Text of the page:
Much of the job of an employment lawyer is figuring out what's "reasonable" in a given scenario, based on factors like length of service, age, character of employment, and availability of replacement employment.
In Ontario, at least, it's pretty well-established that there's a soft ceiling of 24 months. There are exceptional cases, but you rarely see more than 24 months.
But what's the minimum?
There's no question that assessing the notice periods for short service employees can be a relatively difficult task, so the entitlements of 'new employees' are hotly debated. There's long been an attitude among employers that 'reasonable notice' should never really be much more than about a month per year of service. In the 1990s, respected employment lawyer and mediator Barry Fisher used a comprehensive database he developed to prove that this "rule of thumb" didn't really track the outcome of cases, especially for particularly short-service and particularly long-service employees. In 1999, in the case of Minott v. O'Shanter, the Ontario Court of Appeal expressly rejected the "rule of thumb", finding that it placed an undue emphasis on length of service, to the detriment of the other factors.
Accordingly, while it's always surprising to people outside of employment law, it's not at all uncommon to see employees with less than a year of service getting notice periods of 3 months or more, or to see employees with just three years of service getting upwards of 6 months. For managers in particular, it's not at all unusual to see someone with 3 or 4 years of service obtaining a reasonable notice period approaching one year.
A few years back, I watched a presentation by Justice Sproat, a well-respected employment law judge, where he asserted that any 'real job' can be expected to take no less than 3 months to replace. I've had similar conversations with experienced employment law mediators, including one recent mediation for a very short-service employee where the mediator suggested that anything outside the 3-6 month range was very improbable. This is in line with much of the case law. It's fairly rare to see notice periods assessed at much less than 3 months, and this tends to be the understanding in the employment law bar in general.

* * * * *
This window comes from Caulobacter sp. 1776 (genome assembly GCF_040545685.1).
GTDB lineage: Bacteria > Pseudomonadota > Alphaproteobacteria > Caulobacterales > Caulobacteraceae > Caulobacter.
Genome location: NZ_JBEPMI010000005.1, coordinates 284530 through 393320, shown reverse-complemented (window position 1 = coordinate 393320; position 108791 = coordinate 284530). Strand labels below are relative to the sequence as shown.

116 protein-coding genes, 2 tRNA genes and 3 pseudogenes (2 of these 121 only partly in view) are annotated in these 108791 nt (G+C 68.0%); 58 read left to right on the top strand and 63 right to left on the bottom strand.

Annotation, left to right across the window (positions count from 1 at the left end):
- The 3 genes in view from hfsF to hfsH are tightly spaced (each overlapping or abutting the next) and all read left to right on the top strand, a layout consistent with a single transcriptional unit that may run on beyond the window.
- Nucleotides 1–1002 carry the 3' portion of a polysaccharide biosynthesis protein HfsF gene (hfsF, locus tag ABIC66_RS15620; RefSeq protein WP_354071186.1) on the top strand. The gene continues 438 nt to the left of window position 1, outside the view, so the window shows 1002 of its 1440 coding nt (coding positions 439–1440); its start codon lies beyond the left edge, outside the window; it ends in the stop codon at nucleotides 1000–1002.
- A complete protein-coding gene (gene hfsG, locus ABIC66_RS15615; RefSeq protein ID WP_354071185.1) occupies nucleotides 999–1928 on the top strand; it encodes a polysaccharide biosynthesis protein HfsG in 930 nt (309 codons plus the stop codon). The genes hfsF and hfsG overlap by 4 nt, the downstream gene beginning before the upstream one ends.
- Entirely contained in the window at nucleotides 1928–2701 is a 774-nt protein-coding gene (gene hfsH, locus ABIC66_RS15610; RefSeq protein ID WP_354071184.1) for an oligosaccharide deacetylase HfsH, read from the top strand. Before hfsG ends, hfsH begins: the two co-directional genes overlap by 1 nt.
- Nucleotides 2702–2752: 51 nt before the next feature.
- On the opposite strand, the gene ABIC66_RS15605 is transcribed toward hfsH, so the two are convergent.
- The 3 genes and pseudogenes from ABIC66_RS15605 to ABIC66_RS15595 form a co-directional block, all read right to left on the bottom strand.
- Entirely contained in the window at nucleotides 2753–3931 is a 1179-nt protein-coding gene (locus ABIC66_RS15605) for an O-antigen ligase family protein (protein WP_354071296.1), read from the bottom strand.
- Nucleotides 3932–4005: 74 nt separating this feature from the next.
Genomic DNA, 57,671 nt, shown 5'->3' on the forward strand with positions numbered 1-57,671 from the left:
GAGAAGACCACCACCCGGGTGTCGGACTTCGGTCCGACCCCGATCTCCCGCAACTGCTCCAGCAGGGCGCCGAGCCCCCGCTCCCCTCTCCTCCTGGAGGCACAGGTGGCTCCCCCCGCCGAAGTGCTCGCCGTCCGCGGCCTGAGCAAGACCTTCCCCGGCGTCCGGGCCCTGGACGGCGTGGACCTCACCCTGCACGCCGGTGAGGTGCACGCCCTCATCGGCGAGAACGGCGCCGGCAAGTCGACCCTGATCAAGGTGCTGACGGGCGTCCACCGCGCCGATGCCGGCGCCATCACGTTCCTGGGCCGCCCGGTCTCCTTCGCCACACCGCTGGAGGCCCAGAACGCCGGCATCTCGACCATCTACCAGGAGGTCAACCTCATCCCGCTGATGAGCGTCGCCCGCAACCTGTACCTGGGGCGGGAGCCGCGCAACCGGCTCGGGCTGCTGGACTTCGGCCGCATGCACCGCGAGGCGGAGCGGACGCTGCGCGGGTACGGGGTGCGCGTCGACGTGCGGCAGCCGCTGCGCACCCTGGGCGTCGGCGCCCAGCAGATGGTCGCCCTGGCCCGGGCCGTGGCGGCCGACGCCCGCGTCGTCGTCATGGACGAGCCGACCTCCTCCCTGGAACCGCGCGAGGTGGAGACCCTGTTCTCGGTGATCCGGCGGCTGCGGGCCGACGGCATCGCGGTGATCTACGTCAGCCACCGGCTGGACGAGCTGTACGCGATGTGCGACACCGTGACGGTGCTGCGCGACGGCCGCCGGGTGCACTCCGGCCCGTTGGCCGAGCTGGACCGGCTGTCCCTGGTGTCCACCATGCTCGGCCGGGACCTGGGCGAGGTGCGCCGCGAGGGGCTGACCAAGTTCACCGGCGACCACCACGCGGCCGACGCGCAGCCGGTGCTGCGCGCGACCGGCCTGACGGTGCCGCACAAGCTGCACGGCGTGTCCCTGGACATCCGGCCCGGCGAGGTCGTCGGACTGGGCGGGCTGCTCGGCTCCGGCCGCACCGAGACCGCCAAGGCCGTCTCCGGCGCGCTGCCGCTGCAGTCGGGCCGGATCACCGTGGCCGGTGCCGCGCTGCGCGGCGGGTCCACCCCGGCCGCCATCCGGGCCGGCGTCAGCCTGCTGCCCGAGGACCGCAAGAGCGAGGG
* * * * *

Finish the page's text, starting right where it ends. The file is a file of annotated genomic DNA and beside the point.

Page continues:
Yet there's very little case law actually talking about general propositions for short-service employees. Is there a floor, or even a soft floor, for reasonable notice periods? A number that you won't get below, barring exceptional circumstances? It would actually be very helpful to have such a figure. As employee counsel arguing my client's position, or employer counsel advising my client, to have a judicial decision setting a rough minimum for notice periods. (It's not unusual to see an employer offering 6-8 weeks of notice, or sometimes even less, which is usually a pretty aggressive posture.)
However, in recent years, there have been some cases out of the west coast talking a bit about low-end notice periods - a couple of decisions from the British Columbia Court of Appeal Hall and Saalfeld, culminating in a recent decision from the Yukon Court of Appeal, in the case of Cabott v. Urban Systems, where the Court referred to a range of "two to three months" as being "a useful starting place" for a short-term employee. The Court concluded that, because of Cabott's level of responsibility, the range should be bumped up to four months (but not to six months, as found by the trial judge).